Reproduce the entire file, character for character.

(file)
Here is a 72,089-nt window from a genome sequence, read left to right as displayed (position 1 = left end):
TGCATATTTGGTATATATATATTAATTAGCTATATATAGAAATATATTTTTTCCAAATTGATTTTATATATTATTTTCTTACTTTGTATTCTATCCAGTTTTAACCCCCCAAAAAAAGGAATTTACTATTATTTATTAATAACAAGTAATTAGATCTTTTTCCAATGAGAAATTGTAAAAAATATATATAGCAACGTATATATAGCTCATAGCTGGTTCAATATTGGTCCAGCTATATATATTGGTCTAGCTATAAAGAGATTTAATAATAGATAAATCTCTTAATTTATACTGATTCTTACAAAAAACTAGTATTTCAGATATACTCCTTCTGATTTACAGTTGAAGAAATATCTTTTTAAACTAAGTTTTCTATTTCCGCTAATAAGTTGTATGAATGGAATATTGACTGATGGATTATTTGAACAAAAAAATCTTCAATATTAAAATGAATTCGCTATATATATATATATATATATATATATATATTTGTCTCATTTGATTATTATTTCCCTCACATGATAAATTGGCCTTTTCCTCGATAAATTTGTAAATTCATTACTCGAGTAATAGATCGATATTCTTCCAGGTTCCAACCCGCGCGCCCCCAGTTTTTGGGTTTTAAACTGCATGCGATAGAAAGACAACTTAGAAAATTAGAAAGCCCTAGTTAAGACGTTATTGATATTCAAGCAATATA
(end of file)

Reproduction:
Here is a 72,089-nt window from a genome sequence, read left to right as displayed (position 1 = left end):
TGCATATTTGGTATATATATATTAATTAGCTATATATAGAAATATATTTTTTCCAAATTGATTTTATATATTATTTTCTTACTTTGTATTCTATCCAGTTTTAACCCCCCAAAAAAAGGAATTTACTATTATTTATTAATAACAAGTAATTAGATCTTTTTCCAATGAGAAATTGTAAAAAATATATATAGCAACGTATATATAGCTCATAGCTGGTTCAATATTGGTCCAGCTATATATATTGGTCTAGCTATAAAGAGATTTAATAATAGATAAATCTCTTAATTTATACTGATTCTTACAAAAAACTAGTATTTCAGATATACTCCTTCTGATTTACAGTTGAAGAAATATCTTTTTAAACTAAGTTTTCTATTTCCGCTAATAAGTTGTATGAATGGAATATTGACTGATGGATTATTTGAACAAAAAAATCTTCAATATTAAAATGAATTCGCTATATATATATATATATATATATATATATATTTGTCTCATTTGATTATTATTTCCCTCACATGATAAATTGGCCTTTTCCTCGATAAATTTGTAAATTCATTACTCGAGTAATAGATCGATATTCTTCCAGGTTCCAACCCGCGCGCCCCCAGTTTTTGGGTTTTAAACTGCATGCGATAGAAAGACAACTTAGAAAATTAGAAAGCCCTAGTTAAGACGTTATTGATATTCAAGCAATATA